The Analysis of George Cukor’s Romantic Comedy “The Philadelphia Story”
Ask someone when they last admitted their feelings to someone, and they will probably give a recent recount. Ask someone what that feeling of love means, and they go silent.Throughout our lives, molded by romantic literature and professor interpretations, we visualize, through rose-colored glasses, the idea of love being a series of magical moments. However, though the majority of people regard love-stories as having facets of trust and commitment, human relationships in these fictional narratives reflect social commentaries on crooked mechanisms in the human mind that promote avarice and self-fulfillment in relationships. Therefore, it is incorrect to label love-stories true indications of romance, because beneath their superficial messages exists satire on emotion.
George Cukor’s romantic comedy The Philadelphia Story (1940) is then, in a sense, a comprehensive commentary on the peculiarities of human desire. It is a famous “remarriage” comedy, a sub-genre created by philosopher Stanley Cavell in Pursuits of Happiness: The Hollywood Comedy of Remarriage. The analysis of the portrayal of love in The Philadelphia Story based on Cavell’s philosophical ideas elaborates on the notion that the authentic object of true love is reality itself. In his book, Cavell explains that the best way to achieve mutual love for one another is to become aware of each others’ needs. In fact, he summarizes that human affection does not seek perfection, rather, it is attentive and dependent of judgement, that sees one for who he really is.
The Philadelphia Story illustrates the point very well, with several scenes showing the flaws in Tracy’s and Dexter’s relationship. Dexter loves Tracy despite her flaw of demanding perfection in other people and aims to subtly illuminate it to her up to the second wedding, so she doesn’t repeat her mistakes. In the beginning of the movie, the reasons for Tracy’s divorce from Dexter seem justifiable until we start to learn the part they played in toppling the others’ character. Though Dexter was an alcoholic, Tracy encouraged this behavior through her demands and accusations, and when they were not met, Dexter’s addiction grew worse. Cavell notes that “Tracy points out to that drinking was his problem he replied, ‘Granted. But you took on that problem when you married me. You were no help-meet there, Red. You were a scold’” (Cavell 146).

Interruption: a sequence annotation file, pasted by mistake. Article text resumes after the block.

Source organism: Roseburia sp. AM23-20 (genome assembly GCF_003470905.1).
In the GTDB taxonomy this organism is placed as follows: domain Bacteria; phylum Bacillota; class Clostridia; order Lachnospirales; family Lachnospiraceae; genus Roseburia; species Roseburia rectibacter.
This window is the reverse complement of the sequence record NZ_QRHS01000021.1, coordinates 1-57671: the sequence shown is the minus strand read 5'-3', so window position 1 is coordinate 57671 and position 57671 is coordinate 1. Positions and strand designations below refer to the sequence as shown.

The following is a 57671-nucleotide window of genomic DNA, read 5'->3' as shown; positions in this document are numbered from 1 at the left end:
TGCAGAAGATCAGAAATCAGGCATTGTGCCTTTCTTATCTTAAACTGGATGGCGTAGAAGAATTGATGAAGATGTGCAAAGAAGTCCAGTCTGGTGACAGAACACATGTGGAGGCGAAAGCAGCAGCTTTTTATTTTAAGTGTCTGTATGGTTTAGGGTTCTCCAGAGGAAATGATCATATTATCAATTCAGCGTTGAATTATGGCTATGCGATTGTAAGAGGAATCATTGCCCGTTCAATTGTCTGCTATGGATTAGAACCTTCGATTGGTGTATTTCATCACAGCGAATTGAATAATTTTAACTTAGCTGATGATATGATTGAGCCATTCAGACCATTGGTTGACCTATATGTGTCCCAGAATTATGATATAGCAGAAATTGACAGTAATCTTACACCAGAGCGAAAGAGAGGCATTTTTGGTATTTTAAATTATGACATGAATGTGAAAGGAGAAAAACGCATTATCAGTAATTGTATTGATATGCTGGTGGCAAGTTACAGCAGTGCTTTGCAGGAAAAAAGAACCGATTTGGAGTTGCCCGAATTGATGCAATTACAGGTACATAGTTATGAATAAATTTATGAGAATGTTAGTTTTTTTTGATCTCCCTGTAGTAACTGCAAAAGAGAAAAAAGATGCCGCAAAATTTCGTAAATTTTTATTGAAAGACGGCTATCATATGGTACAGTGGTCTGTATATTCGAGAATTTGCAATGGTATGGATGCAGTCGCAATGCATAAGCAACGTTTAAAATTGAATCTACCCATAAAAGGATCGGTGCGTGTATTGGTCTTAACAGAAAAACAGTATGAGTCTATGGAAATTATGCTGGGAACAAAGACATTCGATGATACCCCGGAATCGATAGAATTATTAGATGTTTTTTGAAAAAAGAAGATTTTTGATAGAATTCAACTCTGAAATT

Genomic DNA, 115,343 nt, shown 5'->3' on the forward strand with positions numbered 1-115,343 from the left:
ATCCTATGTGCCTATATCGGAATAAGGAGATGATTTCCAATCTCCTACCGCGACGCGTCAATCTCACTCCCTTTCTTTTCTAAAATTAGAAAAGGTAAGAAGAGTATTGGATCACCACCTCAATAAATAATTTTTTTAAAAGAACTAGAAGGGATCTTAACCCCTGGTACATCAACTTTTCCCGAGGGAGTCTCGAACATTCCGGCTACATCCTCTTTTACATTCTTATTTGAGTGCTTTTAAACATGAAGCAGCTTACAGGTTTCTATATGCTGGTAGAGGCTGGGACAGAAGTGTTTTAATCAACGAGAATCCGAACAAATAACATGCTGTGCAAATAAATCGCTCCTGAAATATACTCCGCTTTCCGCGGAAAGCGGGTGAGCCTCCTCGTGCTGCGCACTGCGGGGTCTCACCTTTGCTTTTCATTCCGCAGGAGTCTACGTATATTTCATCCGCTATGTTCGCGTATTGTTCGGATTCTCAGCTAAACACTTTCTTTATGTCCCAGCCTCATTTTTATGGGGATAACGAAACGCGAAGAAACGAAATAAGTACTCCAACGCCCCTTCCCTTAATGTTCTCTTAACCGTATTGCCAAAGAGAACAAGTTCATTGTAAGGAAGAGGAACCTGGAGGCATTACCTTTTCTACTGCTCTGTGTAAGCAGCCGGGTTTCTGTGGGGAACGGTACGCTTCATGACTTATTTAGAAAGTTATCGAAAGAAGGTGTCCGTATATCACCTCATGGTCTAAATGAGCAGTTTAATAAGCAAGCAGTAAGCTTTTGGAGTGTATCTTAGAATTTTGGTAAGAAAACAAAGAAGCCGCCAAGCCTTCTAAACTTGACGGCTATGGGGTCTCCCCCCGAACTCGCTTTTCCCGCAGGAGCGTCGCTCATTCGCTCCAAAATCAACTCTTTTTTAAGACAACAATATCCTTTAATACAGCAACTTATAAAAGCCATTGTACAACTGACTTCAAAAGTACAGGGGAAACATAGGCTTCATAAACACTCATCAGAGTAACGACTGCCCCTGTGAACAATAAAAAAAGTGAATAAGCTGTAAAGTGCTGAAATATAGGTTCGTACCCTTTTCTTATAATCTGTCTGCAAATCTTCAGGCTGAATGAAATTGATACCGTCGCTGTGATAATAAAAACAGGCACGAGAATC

Dexter exasperatedly exclaims to Tracy that she was never there to listen to his troubles, and just continued to scold him for even having those problems. It is much easier to give your well wishes to a person in need than it is to be truly compassionate. Similarly, it is much easier to stop fighting and get a divorce than it is to have patience as your partner sorts through his problems. ‘Re-marriage’ comedy aims to show the importance of a character’s change of nature toward a flaw, and not just adopt a passive behavior. “ ‘Importance’ is an important word for Dexter,” Cavell writes, “as he links Tracy’s not being able to recall what happened the night she got drunk to her inability to tolerate human weakness, imperfection” and takes the point home by yelling, “ is enormously important…You’ll never be a first class human being or a first class woman until you’ve learned to have some regard for human frailty” (Cavell 148).